However, there’s 2 exceptions. Express has split tunneling, a very handy feature which Nord doesn’t have.
Express also offers more protocol choice, with 2 more protocols on offer – L2TP/IPsec and PTTP. These are much less secure, but offer higher speeds.
With Nord you can only choose between OpenVPN TCP or UDP.
In terms of the mobile apps, ExpressVPN was almost identical, offering a seamless transition.
The Nord app was slightly different.
Again using the server list was a bit fiddly, as you had to select country, then region, then server, each taking you to a new screen.
But on the plus side, extra auto-connect settings are available in the mobile version.
To sum up, ExpressVPN is easier to use and more minimalistic with less features. NordVPN is more fiddly to use, but with more choice, settings, stats and specialist servers.
Overall I call a tie. Express for ease of use, Nord for choice and features.
Both VPNs offer stellar support, with 24/7 live chat available.
Express had a slightly faster response time, responding in seconds, whilst Nord always answered within a couple of minutes.
Both were helpful and answered all queries quickly, though NordVPN sometimes started off with some copy and paste responses. They also had very good English, which helps.
With NordVPN, you can email the chat to yourself for later reference. ExpressVPN’s chat interface doesn’t offer this feature.
NordVPN also never kicks you off the live chat, so you can leave it open till your next query, whereas ExpressVPN boots you off automatically after a short time period of inactivity.
They also both have email support, and are active on social media. Nord has Facebook support, whereas Express tend to respond on social media but push you back to the official channels.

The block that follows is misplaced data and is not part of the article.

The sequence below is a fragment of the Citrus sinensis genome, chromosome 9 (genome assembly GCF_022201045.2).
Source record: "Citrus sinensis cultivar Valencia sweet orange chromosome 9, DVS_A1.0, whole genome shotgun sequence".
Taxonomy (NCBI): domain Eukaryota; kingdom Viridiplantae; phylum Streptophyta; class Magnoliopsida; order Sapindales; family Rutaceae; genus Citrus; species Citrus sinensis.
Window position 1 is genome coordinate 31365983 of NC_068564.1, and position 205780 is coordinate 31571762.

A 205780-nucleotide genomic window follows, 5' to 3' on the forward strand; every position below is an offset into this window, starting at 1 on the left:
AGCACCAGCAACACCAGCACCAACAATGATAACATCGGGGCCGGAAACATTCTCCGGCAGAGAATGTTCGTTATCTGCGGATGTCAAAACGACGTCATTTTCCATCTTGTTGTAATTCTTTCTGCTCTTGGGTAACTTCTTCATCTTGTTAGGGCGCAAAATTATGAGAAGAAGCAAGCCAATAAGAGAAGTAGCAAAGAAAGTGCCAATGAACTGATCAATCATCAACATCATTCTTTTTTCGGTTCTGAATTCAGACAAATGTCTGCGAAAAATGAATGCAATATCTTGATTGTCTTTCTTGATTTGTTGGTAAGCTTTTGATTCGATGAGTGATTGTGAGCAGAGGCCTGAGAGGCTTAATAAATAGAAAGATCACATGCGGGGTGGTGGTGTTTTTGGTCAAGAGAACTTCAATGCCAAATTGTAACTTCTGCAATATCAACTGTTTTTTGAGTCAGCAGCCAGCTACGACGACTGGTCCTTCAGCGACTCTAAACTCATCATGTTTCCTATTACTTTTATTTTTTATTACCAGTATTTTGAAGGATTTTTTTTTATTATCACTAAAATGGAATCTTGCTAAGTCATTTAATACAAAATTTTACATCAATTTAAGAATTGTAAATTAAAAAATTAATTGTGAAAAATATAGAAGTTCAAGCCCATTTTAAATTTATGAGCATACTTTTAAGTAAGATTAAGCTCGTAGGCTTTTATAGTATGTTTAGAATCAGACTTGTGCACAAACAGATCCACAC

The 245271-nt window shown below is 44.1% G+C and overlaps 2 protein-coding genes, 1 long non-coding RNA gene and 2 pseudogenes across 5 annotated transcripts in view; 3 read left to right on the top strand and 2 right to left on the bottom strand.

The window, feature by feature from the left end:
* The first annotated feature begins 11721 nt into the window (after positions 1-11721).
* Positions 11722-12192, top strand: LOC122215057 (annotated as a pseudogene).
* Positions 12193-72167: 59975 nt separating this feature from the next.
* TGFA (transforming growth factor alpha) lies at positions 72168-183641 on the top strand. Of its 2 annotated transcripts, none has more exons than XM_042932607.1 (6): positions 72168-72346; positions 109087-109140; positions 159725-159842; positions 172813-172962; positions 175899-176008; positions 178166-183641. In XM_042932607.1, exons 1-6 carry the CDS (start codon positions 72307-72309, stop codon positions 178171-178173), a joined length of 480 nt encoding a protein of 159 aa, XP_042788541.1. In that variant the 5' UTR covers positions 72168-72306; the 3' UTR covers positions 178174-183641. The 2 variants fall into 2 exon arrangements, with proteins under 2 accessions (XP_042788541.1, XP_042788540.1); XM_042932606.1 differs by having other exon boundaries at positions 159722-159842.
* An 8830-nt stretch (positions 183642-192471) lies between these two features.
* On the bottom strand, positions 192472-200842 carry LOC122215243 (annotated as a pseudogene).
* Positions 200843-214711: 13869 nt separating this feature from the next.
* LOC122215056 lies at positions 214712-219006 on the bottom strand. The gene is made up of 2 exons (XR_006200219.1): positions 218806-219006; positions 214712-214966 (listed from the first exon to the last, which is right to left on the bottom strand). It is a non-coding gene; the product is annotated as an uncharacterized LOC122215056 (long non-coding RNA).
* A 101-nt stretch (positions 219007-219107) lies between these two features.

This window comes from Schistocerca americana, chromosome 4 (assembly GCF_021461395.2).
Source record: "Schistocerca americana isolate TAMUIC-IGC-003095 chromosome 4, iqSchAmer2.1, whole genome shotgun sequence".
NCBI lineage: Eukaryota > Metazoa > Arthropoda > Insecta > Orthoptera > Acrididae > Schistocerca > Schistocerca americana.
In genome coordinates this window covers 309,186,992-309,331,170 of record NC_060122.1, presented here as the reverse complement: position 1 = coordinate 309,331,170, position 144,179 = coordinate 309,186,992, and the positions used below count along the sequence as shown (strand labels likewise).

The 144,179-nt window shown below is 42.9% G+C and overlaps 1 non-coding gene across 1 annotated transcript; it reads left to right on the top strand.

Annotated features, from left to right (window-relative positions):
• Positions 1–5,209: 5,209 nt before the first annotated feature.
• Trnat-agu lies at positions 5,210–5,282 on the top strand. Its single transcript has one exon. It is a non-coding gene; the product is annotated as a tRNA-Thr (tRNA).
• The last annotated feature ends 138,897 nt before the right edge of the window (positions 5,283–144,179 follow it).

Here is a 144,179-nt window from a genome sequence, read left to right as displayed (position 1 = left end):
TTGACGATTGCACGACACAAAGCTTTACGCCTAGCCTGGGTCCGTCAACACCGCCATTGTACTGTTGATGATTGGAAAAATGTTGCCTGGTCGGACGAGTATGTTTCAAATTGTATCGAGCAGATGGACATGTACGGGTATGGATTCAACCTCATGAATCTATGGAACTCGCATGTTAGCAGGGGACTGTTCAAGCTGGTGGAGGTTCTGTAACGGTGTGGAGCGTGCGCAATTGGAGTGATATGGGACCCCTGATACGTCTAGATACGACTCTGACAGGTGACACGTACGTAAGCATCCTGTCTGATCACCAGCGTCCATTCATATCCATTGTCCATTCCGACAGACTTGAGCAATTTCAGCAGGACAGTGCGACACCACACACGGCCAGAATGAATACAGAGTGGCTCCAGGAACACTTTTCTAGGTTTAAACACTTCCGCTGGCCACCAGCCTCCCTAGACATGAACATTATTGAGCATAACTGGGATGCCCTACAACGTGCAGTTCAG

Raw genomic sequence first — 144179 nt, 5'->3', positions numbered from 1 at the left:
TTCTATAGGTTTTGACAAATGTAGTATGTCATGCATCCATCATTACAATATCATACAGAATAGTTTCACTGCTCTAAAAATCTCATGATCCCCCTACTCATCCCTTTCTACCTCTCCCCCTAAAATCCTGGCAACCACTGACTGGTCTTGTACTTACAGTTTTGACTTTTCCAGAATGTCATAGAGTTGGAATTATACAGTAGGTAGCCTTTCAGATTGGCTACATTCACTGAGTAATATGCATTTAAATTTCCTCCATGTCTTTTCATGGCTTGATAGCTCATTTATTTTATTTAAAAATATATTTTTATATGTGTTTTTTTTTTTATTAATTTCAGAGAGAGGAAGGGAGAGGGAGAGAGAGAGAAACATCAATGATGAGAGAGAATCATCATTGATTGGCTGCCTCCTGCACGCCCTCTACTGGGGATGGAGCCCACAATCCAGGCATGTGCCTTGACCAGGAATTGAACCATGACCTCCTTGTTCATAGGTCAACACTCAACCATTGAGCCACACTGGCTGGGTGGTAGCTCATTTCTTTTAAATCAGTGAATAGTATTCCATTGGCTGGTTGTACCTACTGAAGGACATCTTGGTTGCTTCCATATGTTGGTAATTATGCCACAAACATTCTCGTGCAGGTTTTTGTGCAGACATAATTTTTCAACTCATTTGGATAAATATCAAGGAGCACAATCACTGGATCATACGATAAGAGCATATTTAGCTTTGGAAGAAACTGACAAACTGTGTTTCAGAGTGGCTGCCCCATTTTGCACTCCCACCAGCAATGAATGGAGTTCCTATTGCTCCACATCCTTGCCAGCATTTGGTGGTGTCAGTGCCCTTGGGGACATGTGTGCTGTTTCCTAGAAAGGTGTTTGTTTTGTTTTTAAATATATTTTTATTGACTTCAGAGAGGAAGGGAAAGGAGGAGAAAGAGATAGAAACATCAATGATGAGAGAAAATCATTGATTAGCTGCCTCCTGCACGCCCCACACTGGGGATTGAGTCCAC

Both have decent knowledgebases, with thorough, clear set up guides and troubleshooting sections.
Nord is slightly more extensive has more general information articles, however it was a bit more disorganised, with some articles being unclear.
Express tends to have more general info on its main website.
Overall they’re pretty equal, so we’ll call it a tie.
NordVPN is definitely a lot cheaper than ExpressVPN.
Here are the NordVPN prices:
And here are the ExpressVPN prices:
1-month prices are similar, with NordVPN at $11.95 and ExpressVPN at $12.95.
However, after that the gap really starts to widen. Nord’s 1 year price is $6.99 as opposed to Express’s $8.32.
But then Nord goes further, offering 2 and 3 year deals that are insanely cheap at $3.99 and $2.99. This is an amazing deal for such a premium VPN.
Express doesn’t offer a deep enough discount on its yearly plan. It’s one of the most expensive VPNs around.
Both have a wide variety of payment options, including card, Paypal, and Alipay.
However, Nord offers 3 cryptocurrencies.
Whereas Express only offers Bitcoin.
Both also offer very generous 30-day money-back guarantees.
However, Nord offers the icing on the cake: a 7-day free trial.
So Nord is the clear winner in this section, with much cheaper prices past the 1-month mark, more crypto options, and a free trial.
The results are in. Here’s the winners for each section:
- Speed: Express
- Features: Nord
- Privacy: Nord
- Streaming: Express
- Torrenting: Express
- Device compatibility: Nord
- UX/UI: Tie
- Support: Tie
- Pricing: Nord
Aside from pricing they’re tied, both winning 3 sections each. But Nord comes with a cheaper price tag.
Nord has record server numbers, 6 connections and tons of features. It also has the edge with security, with 2 kill switches and obfuscation technology. It’s still got amazing streaming and torrenting, and is much cheaper if you commit to more than 1 month.
However, it’s got slightly slower speeds and is a bit more fiddly to use.
ExpressVPN, on the other hand, has 94 countries, slightly faster speeds and a dead easy-to-use app. It’s got record streaming and full access torrenting. It still has excellent security, and hefty 3k servers.
But it only has 3 connections, less advanced features, and comes at a premium price tag.
Overall it’s a close call, as both are outstanding VPNs. As such it’ll largely depends on your priorities.
Beginner users will like ExpressVPN’s simplicity, whilst advanced users will prefer Nord. Ultra streamers and torrentors may prefer Express. The hyper privacy-conscious might want to go for Nord.
If high device connections are important, it’s definitely Nord. And if price is crucial, then Nord represents amazing value.